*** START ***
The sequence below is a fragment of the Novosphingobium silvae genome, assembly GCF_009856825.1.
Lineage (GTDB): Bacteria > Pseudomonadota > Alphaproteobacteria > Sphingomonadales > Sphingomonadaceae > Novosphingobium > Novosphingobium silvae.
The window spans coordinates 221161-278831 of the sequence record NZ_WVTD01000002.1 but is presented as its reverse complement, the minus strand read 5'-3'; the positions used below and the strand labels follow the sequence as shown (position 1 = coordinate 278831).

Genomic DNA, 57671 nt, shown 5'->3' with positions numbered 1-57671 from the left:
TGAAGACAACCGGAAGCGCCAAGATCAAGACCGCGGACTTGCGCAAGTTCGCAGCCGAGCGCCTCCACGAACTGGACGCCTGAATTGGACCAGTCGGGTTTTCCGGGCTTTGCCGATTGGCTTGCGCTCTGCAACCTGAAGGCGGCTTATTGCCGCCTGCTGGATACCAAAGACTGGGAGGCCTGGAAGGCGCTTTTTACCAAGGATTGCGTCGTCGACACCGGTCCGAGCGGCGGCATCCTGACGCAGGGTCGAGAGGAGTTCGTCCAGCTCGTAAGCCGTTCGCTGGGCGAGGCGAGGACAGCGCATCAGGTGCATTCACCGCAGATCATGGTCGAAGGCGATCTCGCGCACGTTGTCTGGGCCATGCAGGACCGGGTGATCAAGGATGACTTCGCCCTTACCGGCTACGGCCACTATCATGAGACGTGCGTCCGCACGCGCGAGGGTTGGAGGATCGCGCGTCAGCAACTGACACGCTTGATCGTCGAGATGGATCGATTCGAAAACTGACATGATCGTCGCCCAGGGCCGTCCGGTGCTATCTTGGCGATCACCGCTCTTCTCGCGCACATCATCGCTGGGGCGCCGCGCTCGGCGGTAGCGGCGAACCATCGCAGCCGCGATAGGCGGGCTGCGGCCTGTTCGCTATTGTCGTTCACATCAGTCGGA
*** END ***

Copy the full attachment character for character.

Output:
The sequence below is a fragment of the Novosphingobium silvae genome, assembly GCF_009856825.1.
Lineage (GTDB): Bacteria > Pseudomonadota > Alphaproteobacteria > Sphingomonadales > Sphingomonadaceae > Novosphingobium > Novosphingobium silvae.
The window spans coordinates 221161-278831 of the sequence record NZ_WVTD01000002.1 but is presented as its reverse complement, the minus strand read 5'-3'; the positions used below and the strand labels follow the sequence as shown (position 1 = coordinate 278831).

Genomic DNA, 57671 nt, shown 5'->3' with positions numbered 1-57671 from the left:
TGAAGACAACCGGAAGCGCCAAGATCAAGACCGCGGACTTGCGCAAGTTCGCAGCCGAGCGCCTCCACGAACTGGACGCCTGAATTGGACCAGTCGGGTTTTCCGGGCTTTGCCGATTGGCTTGCGCTCTGCAACCTGAAGGCGGCTTATTGCCGCCTGCTGGATACCAAAGACTGGGAGGCCTGGAAGGCGCTTTTTACCAAGGATTGCGTCGTCGACACCGGTCCGAGCGGCGGCATCCTGACGCAGGGTCGAGAGGAGTTCGTCCAGCTCGTAAGCCGTTCGCTGGGCGAGGCGAGGACAGCGCATCAGGTGCATTCACCGCAGATCATGGTCGAAGGCGATCTCGCGCACGTTGTCTGGGCCATGCAGGACCGGGTGATCAAGGATGACTTCGCCCTTACCGGCTACGGCCACTATCATGAGACGTGCGTCCGCACGCGCGAGGGTTGGAGGATCGCGCGTCAGCAACTGACACGCTTGATCGTCGAGATGGATCGATTCGAAAACTGACATGATCGTCGCCCAGGGCCGTCCGGTGCTATCTTGGCGATCACCGCTCTTCTCGCGCACATCATCGCTGGGGCGCCGCGCTCGGCGGTAGCGGCGAACCATCGCAGCCGCGATAGGCGGGCTGCGGCCTGTTCGCTATTGTCGTTCACATCAGTCGGA